TWO leading Chabad-Lubavitch rabbis have come under fire after they threw their support behind a gathering of ultra-Orthodox Melbourne Jews protesting new conscription laws in Israel that will force members of the Charedi community to serve in the army.
Rabbis Zvi Telsner and Chaim Tzvi Groner added their signatures to a letter calling for a prayer gathering at the Adass-Gutnick Hall to decry the legislation, prompting an angry outpouring from communal organisations, which saw the call to prayer as critical of Israel.
The Zionist Council of Victoria (ZCV), the Rabbinic Council of Victoria (RCV), The Mizrachi Organisation and a member of the Yeshivah Centre Committee of Management all issued statements slating the protest.
In a statement of their own, the Lubavitch rabbis apologised for signing the letter, which they admitted had a “negative inference to the Israeli government”, but stopped short of withdrawing support for the rally itself.
“Earlier this week we were presented with a letter on which to add our signatures concerning a communal tefillah gathering in relation to the proposed conscription laws in Israel,” the statement read.
“Unfortunately the letter also included a negative inference to the Israeli government which we deeply regret and from which we would like to emphatically disassociate ourselves.”
The AJN understands that Rabbi Telsner attended the event, but that Rabbi Groner was unable to attend.
When contacted by The AJN, both rabbis refused to comment.
Mizrachi president Ian Waller slammed the gathering.
“The Mizrachi Organisation deeply regrets that such a public rally has been called.
“It is a matter of great concern that members of the Melbourne Jewish community have decided to publicly protest against a law of the State of Israel, especially one that recognises that it is the duty of all able-bodied adults to share the responsibility of protecting and defending the State of Israel and all of its inhabitants.
“Legitimate dissent and debate should not be stifled. However, a public rally in Melbourne, which by its nature has been designed to attract the attention of the general community and the media, portrays those who organise and support it not merely as critics but as opponents of the State of Israel.”
An open letter written by someone purporting to be called Jacob (Ya’acov) Leichter was quoted in several publications and claimed there were “1000 men, women and children, from all stripes of the Orthodox community, including the majority of its Rabbis” at the rally.
But The AJN understands the letter was written using a pseudonym and according to sources at the rally there were around 400 people and no rabbis representing any mainstream shuls.
Rabbi Meir Shlomo Kluwgant of the RCV told The AJN “The RCV was not consulted in regard to the rally, and even if we had been we would not have supported it”.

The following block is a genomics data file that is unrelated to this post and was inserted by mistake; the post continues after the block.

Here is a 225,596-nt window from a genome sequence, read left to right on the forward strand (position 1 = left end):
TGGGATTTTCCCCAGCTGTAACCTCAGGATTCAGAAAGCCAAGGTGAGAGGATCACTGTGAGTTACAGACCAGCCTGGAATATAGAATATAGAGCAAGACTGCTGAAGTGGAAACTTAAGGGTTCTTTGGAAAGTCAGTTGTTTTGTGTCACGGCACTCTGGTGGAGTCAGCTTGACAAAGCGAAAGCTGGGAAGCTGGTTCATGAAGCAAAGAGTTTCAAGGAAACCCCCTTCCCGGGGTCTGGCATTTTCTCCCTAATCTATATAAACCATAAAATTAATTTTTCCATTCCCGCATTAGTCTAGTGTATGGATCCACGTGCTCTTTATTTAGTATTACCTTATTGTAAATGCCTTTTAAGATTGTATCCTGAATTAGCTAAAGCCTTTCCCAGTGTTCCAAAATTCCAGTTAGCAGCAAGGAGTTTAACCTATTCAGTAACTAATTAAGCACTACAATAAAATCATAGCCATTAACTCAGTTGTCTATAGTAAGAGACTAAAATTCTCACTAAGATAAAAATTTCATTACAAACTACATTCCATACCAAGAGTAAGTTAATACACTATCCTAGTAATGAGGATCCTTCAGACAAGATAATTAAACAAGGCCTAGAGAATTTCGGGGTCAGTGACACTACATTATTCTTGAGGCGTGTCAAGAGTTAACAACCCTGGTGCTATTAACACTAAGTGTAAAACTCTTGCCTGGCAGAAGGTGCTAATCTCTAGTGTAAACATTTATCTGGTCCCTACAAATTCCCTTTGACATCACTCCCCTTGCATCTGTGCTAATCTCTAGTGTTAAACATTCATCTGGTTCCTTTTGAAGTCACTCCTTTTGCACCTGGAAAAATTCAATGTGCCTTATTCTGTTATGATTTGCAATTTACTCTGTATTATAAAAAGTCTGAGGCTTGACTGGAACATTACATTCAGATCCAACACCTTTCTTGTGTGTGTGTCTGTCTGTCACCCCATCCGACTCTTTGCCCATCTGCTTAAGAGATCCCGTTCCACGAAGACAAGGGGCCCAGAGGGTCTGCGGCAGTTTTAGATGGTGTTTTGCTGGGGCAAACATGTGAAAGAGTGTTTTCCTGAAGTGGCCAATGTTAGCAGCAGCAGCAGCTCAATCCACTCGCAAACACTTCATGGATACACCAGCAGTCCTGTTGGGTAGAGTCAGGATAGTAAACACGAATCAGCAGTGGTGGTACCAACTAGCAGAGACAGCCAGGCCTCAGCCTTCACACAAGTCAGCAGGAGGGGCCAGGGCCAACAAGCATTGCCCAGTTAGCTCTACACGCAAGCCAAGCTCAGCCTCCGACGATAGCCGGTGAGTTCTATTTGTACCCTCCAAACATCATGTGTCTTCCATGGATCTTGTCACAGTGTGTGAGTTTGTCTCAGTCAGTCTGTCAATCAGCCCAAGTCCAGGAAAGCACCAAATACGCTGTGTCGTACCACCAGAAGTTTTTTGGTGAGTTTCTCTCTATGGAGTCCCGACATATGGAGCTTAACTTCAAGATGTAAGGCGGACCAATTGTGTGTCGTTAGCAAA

“We are disappointed that a rift has developed within the community. We have used our good offices to resolve the issue, but unfortunately have been unsuccessful.”
A statement from the ZCV accused the ultra-Orthodox community of “fear mongering”.
“It is a matter of great regret that such a gathering was convened in Melbourne and that the vituperative campaign on this issue against the government of the State of Israel, the homeland of the Jewish People, continues without regard to the divisiveness and negativity that it has generated,” ZCV president Sam Tatarka said.
The AJN also understands Kollel Beth HaTalmud spiritual leader Rabbi Binyomin Wurzburger attended the gathering, angering Mizrachi backers of the organisation. Daniel Lanzer of Kollel Beth HaTalmud, was contacted but had failed to provide a comment as The AJN went to press.
Adass president Benjamin Koppel insisted the letter bearing the signatures of the seven rabbis, including Rabbi Groner and Rabbi Telsner, wasn’t anti-Israel, but rather “anti the enemies of Torah”.
“Members in the [Israeli] government are enemies of Torah, they are trying to enforce this new law and by enforcing this law they are enemies of Torah”.
Rabbi Dovid Rubinfeld of the Melbourne Hebrew Congregation was also present at the rally, but MHC President David Sherr was adamant the rabbi often attends services at Adass-Gutnick Hall when his own shul has no service.
“Any alleged petition in support of the Charedim in Israel that may have been circulated was not seen by Rabbi Rubinfeld nor would he have signed such a document,” Sherr said.
“Rabbi Rubinfeld as the rabbi of MHC shares the stated belief as enshrined in the constitution of the MHC, as being a supporter of the State of Israel, and although like all of us, he may from time to time disagree privately with any pronouncements made by the government of the State, his public support as shared by MHC, is unchanged,” he continued.
Rabbi Zvi Telsner.